EXCLUSIVE: Amazon Studios has acquired a package for a film biopic of iconic C&W singer Merle Haggard. Oscar-winning actor Sam Rockwell is circling to play Haggard, and he will do his own singing of Haggard’s standards, recorded during the ‘60s when the picture is set.
Robin Bissell will direct the film, and he will write the script with Merle’s widow, Theresa Haggard, based on the Haggard memoir Sing Me Back Home. Bissell and Haggard will produce the film together.
Pic will be a reunion for Bissell and Rockwell, latter of whom starred with Taraji P. Henson in the 2019 Bissell-directed drama The Best of Enemies, about the face off between civil rights activist Ann Atwater against C.P. Ellis, Exalted Cyclops of the Ku Klux Klan, in 1971 Durham, North Carolina over the issue of school integration.
Haggard had a long and storied career, but the film will focus on his tumultuous rise from inmate who served three years at San Quentin – where he was among the prisoners who watched the first prison performance of Johnny Cash in a life changing moment – to the clubs in Bakersfield hometown, to Capitol Records in Los Angeles to becoming what Kris Kristofferson called “The greatest artist in American music history” and what the Country Music Hall of Fame calls “The single most influential singer-songwriter in country music history.”
Haggard had a rough upbringing, losing his beloved dad when he died of a stroke while the youth was nine. His mother, Flossie, went to work and left Merle to his own devices in Bakersfield, and by 13 he was a truant who began hopping freight trains to New Mexico, Texas and Oklahoma, stealing cars and engaging in petty theft. After racking up a string of arrests. He escaped 17 times from California juvenile facilities as a teen and that stat got him sent to notorious San Quentin as soon as he reached adult age.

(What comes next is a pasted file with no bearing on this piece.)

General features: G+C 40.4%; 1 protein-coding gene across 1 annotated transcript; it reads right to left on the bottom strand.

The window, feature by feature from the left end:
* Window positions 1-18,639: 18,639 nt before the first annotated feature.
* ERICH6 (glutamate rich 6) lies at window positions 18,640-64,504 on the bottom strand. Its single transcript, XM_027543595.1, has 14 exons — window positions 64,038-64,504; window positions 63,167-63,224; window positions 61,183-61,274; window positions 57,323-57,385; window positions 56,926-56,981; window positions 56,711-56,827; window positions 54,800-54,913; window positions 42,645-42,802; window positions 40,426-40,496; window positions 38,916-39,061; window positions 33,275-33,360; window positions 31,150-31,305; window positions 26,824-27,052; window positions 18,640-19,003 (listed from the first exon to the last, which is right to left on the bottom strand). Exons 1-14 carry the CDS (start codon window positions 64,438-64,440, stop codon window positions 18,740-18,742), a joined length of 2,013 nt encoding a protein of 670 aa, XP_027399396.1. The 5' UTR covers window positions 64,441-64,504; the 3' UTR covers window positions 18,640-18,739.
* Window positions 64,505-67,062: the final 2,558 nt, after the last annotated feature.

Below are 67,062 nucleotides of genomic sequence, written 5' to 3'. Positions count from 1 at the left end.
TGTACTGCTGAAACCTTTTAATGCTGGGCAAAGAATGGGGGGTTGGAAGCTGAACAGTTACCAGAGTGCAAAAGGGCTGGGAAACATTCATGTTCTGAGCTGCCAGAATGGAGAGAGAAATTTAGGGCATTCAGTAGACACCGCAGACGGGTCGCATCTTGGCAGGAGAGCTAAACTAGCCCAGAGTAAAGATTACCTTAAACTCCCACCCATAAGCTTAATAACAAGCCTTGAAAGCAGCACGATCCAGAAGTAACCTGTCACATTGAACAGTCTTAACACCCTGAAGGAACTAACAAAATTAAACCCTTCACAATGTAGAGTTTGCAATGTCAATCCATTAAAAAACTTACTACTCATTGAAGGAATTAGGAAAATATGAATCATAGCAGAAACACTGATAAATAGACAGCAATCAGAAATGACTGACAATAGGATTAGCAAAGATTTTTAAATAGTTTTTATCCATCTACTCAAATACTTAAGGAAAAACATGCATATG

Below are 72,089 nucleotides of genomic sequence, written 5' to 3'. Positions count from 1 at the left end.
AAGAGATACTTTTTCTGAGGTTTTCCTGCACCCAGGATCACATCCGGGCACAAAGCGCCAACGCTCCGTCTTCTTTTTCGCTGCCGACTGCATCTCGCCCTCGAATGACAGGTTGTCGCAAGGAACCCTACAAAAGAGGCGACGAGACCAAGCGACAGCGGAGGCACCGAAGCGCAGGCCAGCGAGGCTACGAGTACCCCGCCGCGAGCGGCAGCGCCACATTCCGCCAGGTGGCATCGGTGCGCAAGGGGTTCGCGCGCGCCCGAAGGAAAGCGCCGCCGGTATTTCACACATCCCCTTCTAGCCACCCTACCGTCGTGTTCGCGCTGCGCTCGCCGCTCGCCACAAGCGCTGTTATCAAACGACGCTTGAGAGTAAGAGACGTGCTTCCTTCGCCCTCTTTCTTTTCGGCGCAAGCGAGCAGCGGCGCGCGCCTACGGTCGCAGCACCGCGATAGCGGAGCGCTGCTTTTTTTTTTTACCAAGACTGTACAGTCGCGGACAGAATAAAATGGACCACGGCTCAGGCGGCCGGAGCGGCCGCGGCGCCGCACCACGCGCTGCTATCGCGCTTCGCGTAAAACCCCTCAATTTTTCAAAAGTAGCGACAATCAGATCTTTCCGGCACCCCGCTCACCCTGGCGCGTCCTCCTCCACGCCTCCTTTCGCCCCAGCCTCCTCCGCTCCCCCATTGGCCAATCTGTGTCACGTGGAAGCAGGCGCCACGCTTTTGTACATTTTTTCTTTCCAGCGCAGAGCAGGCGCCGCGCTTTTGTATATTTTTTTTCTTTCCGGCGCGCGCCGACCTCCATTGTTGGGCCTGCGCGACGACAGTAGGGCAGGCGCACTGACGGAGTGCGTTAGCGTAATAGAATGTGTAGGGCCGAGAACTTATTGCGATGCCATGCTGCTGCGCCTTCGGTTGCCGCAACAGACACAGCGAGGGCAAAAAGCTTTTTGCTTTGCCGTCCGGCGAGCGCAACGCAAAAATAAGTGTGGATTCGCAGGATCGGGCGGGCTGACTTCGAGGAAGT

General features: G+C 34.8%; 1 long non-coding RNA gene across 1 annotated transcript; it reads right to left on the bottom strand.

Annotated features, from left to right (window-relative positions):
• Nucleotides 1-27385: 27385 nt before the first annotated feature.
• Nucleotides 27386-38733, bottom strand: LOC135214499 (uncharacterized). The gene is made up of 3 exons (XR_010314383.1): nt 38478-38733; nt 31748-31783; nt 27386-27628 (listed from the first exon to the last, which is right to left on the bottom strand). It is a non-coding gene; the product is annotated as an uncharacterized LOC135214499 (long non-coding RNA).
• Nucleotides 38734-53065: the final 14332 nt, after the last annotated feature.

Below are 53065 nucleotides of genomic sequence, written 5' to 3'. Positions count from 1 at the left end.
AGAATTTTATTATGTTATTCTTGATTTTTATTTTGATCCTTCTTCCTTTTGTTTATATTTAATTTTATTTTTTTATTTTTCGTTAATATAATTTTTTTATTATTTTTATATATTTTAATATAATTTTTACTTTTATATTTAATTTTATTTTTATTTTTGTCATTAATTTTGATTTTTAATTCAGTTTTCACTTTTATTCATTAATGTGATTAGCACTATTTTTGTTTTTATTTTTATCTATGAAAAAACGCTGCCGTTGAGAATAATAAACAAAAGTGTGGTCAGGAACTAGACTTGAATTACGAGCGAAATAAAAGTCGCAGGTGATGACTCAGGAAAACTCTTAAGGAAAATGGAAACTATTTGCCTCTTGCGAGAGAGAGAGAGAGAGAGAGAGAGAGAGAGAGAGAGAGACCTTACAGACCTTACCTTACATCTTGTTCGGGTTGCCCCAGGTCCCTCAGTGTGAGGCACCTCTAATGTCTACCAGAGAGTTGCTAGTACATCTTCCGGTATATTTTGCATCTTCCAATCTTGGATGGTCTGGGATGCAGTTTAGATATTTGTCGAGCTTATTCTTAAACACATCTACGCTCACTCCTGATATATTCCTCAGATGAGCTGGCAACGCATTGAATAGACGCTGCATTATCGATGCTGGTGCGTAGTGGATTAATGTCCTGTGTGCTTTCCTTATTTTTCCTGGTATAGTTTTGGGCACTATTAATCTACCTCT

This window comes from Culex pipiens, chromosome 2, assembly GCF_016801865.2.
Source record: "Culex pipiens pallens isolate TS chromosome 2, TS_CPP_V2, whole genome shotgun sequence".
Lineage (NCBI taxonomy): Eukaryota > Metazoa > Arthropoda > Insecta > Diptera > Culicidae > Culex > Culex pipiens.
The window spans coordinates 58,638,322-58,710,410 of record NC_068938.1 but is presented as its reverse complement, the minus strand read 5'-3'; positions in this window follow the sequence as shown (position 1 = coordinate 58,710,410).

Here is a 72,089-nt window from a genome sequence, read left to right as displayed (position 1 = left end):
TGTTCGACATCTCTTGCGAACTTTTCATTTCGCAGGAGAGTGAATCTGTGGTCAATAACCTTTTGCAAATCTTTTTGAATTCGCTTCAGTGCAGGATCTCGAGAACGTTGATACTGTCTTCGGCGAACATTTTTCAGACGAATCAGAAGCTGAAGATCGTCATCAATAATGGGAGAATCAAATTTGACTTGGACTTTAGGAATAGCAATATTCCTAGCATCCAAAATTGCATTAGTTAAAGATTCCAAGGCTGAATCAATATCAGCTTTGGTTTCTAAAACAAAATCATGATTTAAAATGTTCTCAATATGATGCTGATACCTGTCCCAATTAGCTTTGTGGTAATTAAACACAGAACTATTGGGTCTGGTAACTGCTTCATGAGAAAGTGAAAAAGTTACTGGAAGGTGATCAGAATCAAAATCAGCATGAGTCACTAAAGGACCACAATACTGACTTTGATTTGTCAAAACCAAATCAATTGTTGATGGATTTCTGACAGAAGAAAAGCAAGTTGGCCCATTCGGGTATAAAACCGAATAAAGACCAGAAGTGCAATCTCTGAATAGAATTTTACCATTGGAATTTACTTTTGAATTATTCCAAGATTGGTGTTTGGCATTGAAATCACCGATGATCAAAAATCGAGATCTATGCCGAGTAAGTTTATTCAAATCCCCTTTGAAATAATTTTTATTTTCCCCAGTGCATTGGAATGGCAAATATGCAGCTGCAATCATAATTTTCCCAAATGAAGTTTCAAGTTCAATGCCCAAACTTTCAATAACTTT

The movie covers his subsequent struggle to escape that past to become a better man and legendary artist. Ashamed of his past, Haggard hid his ex-con status from all but those closest to him until finally coming clean on Johnny Cash’s TV show in 1969. The story also focuses heavily on Merle’s complicated love affair, which played out on-stage and off, with singer Bonnie Owens – his singing partner and eventual wife.
Once Haggard figured it all out, he became a symbol of the power of rehabilitation: from 1966-1970, Merle had 9 number one hits, and would record 38 number one tunes overall and 71 in the top ten. His biggest hits included Okie From Muskogee, The Fightin’ Side Of Me, Sing Me Back Home, The Fugitive, Workin’ Man Blues, Mama Tried and Today I Started Loving You Again, to name only a few. He won seven CMA awards including Entertainer of The Year in 1970. Haggard in 1972 was pardoned by Governor Ronald Reagan, and astronaut Charlie Duke took his Merle Haggard tape to the moon on Apollo 16.
Rockwell, who won the Oscar for Three Billboards Outside Ebbing, Missouri, is repped by Gersh and Untitled; Bissell is repped by UTA, Brillstein Partners and attorney Carlos Goodman; Haggard and the estate are repped by UTA and attorney Rayburn Green at Kuta Rock LLP, who was Merle’s attorney for the latter part of his career.